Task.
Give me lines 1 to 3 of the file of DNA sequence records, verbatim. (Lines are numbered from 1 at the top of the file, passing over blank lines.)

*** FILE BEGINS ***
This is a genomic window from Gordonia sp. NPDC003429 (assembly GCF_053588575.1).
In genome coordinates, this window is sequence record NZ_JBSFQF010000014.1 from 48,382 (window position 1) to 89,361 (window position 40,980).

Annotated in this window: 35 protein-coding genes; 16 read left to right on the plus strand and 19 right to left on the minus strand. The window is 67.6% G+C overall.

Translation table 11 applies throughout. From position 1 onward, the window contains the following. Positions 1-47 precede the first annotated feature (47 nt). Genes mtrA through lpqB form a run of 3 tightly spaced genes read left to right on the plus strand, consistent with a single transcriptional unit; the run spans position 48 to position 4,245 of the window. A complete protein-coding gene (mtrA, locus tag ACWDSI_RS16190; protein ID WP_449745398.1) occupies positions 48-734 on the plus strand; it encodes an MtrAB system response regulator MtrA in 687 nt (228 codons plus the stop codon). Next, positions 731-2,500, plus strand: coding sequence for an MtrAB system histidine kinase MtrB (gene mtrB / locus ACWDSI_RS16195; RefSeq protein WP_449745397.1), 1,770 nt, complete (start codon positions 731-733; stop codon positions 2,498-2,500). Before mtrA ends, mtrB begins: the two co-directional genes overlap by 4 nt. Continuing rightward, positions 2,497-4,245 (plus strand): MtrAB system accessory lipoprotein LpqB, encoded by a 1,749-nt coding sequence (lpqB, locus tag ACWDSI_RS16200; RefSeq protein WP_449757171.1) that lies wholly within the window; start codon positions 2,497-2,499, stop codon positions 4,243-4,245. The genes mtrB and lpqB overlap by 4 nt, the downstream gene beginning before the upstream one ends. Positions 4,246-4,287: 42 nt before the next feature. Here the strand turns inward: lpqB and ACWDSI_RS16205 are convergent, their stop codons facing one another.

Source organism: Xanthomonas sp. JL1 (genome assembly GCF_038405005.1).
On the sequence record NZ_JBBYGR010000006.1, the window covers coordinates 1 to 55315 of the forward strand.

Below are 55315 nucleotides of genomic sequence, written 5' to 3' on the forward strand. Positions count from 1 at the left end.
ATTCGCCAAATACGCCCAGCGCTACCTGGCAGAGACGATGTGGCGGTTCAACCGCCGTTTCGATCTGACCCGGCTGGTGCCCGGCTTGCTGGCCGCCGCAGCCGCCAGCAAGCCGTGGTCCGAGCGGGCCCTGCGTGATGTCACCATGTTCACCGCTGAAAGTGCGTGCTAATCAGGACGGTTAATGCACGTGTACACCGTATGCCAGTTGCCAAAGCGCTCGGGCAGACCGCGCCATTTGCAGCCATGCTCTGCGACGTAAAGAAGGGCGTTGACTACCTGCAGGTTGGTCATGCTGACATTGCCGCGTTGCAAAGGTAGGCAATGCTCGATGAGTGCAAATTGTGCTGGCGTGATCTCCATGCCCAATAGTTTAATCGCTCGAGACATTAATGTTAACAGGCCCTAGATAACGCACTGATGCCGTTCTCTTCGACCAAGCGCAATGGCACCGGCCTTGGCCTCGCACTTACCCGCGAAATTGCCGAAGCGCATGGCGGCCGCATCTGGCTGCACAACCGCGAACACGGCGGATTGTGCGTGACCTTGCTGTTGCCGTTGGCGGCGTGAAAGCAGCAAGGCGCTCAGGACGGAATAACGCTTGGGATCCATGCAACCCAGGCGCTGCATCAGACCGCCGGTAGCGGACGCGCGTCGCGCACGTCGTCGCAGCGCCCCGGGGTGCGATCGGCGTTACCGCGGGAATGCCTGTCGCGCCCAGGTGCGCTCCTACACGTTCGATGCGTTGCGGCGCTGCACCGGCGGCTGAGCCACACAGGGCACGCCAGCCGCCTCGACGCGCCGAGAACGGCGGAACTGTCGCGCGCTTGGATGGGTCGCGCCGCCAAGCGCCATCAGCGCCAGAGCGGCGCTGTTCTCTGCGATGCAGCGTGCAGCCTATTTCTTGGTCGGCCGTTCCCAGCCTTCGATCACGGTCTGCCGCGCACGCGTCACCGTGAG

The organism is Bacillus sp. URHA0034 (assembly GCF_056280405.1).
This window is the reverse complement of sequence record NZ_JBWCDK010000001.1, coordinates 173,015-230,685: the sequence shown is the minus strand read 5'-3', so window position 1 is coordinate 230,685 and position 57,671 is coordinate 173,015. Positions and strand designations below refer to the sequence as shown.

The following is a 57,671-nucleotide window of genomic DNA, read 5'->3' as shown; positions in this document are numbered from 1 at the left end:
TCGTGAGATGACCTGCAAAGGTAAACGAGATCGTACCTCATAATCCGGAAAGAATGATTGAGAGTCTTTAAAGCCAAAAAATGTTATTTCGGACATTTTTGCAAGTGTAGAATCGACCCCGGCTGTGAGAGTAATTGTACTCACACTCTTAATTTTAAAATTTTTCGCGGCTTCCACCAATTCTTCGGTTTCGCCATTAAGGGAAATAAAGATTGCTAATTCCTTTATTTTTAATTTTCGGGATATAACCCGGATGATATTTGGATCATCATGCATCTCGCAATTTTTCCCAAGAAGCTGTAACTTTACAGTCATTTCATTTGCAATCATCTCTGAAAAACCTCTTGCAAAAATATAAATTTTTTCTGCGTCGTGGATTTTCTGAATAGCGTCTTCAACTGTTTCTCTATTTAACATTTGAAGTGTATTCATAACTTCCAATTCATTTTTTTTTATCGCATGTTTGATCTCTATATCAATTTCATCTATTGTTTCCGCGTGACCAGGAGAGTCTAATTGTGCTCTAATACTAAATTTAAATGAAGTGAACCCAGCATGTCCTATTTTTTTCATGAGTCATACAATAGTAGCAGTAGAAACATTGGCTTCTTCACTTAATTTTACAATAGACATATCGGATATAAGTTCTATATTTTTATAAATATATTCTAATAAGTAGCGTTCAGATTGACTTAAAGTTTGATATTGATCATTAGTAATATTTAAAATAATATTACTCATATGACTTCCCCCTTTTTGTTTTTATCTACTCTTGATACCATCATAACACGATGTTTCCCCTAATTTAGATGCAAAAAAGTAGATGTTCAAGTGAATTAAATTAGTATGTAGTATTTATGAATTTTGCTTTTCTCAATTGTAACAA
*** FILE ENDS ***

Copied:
This is a genomic window from Gordonia sp. NPDC003429 (assembly GCF_053588575.1).
In genome coordinates, this window is sequence record NZ_JBSFQF010000014.1 from 48,382 (window position 1) to 89,361 (window position 40,980).

Annotated in this window: 35 protein-coding genes; 16 read left to right on the plus strand and 19 right to left on the minus strand. The window is 67.6% G+C overall.